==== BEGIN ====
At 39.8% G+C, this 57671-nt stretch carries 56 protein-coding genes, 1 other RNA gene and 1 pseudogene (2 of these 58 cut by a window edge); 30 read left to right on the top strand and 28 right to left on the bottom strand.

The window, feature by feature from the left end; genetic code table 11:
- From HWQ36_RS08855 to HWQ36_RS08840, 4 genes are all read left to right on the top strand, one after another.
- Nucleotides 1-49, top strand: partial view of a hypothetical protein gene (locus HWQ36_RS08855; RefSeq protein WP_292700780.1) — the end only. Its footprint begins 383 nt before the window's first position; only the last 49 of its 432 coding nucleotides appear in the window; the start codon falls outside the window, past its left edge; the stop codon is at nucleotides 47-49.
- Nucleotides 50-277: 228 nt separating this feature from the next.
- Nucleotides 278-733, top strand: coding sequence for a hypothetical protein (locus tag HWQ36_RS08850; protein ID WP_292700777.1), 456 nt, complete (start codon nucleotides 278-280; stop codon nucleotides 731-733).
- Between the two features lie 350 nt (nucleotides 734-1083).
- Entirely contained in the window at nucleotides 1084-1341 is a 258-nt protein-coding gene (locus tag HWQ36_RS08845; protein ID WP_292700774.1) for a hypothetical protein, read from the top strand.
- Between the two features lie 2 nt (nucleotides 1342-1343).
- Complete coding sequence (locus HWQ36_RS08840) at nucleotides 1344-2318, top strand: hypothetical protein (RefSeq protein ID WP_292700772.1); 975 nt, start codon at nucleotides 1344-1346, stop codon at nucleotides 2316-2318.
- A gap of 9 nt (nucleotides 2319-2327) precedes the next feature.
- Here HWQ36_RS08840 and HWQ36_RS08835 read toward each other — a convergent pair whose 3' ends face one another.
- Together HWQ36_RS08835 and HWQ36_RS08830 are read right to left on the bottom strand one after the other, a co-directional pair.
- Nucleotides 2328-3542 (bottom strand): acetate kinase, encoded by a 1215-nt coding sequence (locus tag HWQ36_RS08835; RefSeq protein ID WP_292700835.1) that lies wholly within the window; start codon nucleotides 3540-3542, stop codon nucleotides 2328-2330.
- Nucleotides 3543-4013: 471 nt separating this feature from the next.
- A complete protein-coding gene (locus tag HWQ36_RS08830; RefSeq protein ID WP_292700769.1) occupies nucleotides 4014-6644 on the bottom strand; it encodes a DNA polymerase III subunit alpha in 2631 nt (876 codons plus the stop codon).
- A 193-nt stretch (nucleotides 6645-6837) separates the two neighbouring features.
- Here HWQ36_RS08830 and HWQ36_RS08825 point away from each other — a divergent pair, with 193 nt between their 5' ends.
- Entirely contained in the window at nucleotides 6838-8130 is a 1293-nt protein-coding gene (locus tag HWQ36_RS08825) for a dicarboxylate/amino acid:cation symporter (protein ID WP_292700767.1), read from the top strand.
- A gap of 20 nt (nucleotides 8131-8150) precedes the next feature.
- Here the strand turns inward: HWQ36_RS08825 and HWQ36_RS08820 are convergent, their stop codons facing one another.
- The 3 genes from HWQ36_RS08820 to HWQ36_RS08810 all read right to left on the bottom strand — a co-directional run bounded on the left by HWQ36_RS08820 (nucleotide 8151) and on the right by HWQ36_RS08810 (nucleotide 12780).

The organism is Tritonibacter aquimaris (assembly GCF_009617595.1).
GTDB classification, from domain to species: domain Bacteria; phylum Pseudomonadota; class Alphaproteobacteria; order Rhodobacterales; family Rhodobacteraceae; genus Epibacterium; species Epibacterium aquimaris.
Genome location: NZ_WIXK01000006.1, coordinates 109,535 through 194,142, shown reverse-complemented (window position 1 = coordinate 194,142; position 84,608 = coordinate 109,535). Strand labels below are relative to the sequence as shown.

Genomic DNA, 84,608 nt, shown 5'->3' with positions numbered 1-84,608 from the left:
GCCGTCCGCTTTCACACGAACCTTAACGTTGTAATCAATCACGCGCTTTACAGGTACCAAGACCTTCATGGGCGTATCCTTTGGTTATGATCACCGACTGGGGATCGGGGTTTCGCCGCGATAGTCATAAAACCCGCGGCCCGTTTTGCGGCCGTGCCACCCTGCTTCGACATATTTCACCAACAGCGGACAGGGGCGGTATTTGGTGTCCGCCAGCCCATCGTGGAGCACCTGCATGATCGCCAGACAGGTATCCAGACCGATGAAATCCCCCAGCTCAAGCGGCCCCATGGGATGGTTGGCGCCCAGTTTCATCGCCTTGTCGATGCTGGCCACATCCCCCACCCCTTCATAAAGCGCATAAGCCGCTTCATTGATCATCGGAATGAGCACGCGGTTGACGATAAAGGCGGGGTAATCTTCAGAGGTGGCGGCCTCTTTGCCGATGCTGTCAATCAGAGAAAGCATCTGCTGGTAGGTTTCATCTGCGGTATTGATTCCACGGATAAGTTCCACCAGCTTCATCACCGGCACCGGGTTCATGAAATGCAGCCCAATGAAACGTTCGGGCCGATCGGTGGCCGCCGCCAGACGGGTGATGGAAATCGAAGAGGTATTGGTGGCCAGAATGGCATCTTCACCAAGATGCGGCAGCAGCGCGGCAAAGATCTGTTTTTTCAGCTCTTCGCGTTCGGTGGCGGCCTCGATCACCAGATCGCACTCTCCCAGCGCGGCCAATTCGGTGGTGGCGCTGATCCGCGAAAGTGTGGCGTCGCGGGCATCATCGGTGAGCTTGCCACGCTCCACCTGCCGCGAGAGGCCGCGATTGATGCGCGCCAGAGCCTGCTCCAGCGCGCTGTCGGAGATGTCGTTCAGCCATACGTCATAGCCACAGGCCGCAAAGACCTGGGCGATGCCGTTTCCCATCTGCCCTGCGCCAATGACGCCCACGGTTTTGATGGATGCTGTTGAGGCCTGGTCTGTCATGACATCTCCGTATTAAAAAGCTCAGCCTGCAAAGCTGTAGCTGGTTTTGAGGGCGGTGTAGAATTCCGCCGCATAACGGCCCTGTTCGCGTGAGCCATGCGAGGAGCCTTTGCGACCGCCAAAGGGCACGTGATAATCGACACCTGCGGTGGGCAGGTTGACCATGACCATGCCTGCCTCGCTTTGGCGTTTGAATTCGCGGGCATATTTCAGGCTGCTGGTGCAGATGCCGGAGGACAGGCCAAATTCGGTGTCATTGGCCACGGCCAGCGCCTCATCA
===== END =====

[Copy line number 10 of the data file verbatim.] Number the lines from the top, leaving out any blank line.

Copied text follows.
- Complete coding sequence (locus HWQ36_RS08840) at nucleotides 1344-2318, top strand: hypothetical protein (RefSeq protein ID WP_292700772.1); 975 nt, start codon at nucleotides 1344-1346, stop codon at nucleotides 2316-2318.